Patients typically receive Cefazolin, 10 mg of decadron and 1 gm/kg of mannitol on skin incision (verify all with surgeon). Keppra 1g may also be utilized

Anesthesia can be maintained safely with many different medications, and can be guided primarily by other coexisting conditions.

  • An isoflurane/N2O technique offers hemodynamic stability and quick wake up test if needed. This benefit is offset by increased risk of PONV and possibility for N2O closed space expansion.
  • TIVA is a reasonable option however it may not allow for a rapid wake up test if needed
  • Inhalational and intravenous combination may optimize rapid emergence if needed.
  • One example could be propofol infusion (approximately 50mcg/kg/min), remifentanil infusion, vecuronium infusion, and sevoflurane
  • Hemodynamic "uppers and downers" should be available. For example: esmolol, labatelol, nitroglycerine, nicardipine infusion. Phenylephrine, norepinephrine drip. Adenosine can also be utilized for temporary cessation of cardiac output if surgical team requests.

Potential complications

Intraoperative aneurysm rupture can happen at any time until the aneurysm is clipped. Aneurysm rupture is a true emergency that requires rapid interventions.

If the aneurysm is exposed and surgical team can attempt to clip it:[3]

  • Consider inducted hypotension with esmolol or similar short acting medications to reduce bleeding
  • Consider temporary cardiac arrest with adenosine
  • Reduce CMRO2 with propofol bolus and infusion
  • Resuscitate as indicated with IVF or blood products

If the aneurysm is not exposed and surgical team can not readably clip it:

  • Ensure CPP is optimized between CPP 50 to 70 mmHg, generally this would require increasing the MAP. Despite ongoing bleeding, brain perfusion is still critical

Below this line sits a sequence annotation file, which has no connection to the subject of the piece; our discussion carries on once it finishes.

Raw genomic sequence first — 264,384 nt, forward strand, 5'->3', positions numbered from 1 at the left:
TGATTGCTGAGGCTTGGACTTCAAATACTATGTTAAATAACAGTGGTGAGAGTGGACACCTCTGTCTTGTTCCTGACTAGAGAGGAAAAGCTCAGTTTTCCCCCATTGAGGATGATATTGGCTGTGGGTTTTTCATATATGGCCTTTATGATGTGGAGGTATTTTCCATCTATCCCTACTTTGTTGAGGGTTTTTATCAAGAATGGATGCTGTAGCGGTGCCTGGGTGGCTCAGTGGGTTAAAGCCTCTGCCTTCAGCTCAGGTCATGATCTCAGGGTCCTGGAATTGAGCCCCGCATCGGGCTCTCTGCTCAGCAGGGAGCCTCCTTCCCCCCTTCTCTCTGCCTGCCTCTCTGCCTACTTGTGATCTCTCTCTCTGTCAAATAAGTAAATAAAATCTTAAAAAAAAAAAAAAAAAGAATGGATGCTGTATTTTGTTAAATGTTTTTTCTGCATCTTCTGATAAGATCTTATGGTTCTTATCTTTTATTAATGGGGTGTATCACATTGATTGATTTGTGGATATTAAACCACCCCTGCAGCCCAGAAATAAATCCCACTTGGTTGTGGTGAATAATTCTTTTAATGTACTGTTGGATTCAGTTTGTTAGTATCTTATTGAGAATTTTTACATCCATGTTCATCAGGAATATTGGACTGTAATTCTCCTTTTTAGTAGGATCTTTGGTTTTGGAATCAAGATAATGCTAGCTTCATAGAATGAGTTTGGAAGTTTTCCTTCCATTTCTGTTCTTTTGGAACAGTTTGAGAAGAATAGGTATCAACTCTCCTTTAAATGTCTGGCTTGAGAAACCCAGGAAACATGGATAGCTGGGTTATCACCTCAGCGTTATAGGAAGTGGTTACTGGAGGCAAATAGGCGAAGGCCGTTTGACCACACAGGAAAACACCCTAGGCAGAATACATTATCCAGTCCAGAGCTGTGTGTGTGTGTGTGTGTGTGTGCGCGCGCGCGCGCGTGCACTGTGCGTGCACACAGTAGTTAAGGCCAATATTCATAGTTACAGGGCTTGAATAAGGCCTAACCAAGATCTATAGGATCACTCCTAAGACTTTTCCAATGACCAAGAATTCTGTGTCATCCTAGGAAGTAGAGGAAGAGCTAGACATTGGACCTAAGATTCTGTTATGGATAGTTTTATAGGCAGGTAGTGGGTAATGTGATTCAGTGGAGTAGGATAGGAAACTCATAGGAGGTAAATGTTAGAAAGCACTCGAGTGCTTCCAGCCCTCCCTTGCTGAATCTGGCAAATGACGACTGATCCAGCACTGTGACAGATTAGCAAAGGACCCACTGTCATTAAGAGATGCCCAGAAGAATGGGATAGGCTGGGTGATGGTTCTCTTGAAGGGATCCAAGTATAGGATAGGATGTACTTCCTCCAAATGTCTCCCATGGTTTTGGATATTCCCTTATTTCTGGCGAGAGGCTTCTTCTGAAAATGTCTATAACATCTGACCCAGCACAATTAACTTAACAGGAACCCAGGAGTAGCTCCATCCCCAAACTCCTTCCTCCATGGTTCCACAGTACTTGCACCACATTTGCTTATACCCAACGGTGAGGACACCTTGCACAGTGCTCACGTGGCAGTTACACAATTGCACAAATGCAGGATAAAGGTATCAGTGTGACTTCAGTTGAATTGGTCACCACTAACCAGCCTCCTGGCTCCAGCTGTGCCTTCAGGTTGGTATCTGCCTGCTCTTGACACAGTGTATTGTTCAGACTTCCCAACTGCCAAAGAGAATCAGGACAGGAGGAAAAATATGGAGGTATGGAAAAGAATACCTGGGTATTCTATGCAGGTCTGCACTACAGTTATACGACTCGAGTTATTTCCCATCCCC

• Ensure adequate oxygenation and ventilation
  • Decrease ICP with head elevation, mannitol, or hypertonics


Goals are similar to other neurosurgical procedures, including a smooth emergence, avoiding hypertension, coughing, and straining. Intraoperative medications should be titrated down to allow for a rapid return to consciousness to permit neurologic examination prior to leaving the operating room. Alternatively, postoperative CT is sometimes utilized if a neurological exam can not be performed.

Postoperative management


Pain management


  1. 1.0 1.1 Anesthesiologist's manual of surgical procedures. Richard A. Jaffe, Clifford A. Schmiesing, Brenda Golianu (6 ed.). Philadelphia. 2020. ISBN 978-1-4698-2916-6. OCLC 1117874404.CS1 maint: others (link)
  2. Ahmadian, A.; Mizzi, A.; Banasiak, M.; Downes, K.; Camporesi, E. M.; Thompson Sullebarger, J.; Vasan, R.; Mangar, D.; van Loveren, H. R.; Agazzi, S. (2013). "Cardiac manifestations of subarachnoid hemorrhage". Heart, Lung and Vessels. 5 (3): 168–178. ISSN 2282-8419. PMC 3848675. PMID 24364008.
  3. Laurel E Moore, Magnus K Teig, Vijaykumar Tarnal (4/1/2022). "Anesthesia for intracranial neurovascular procedures in adults". Check date values in: |date= (help)CS1 maint: multiple names: authors list (link)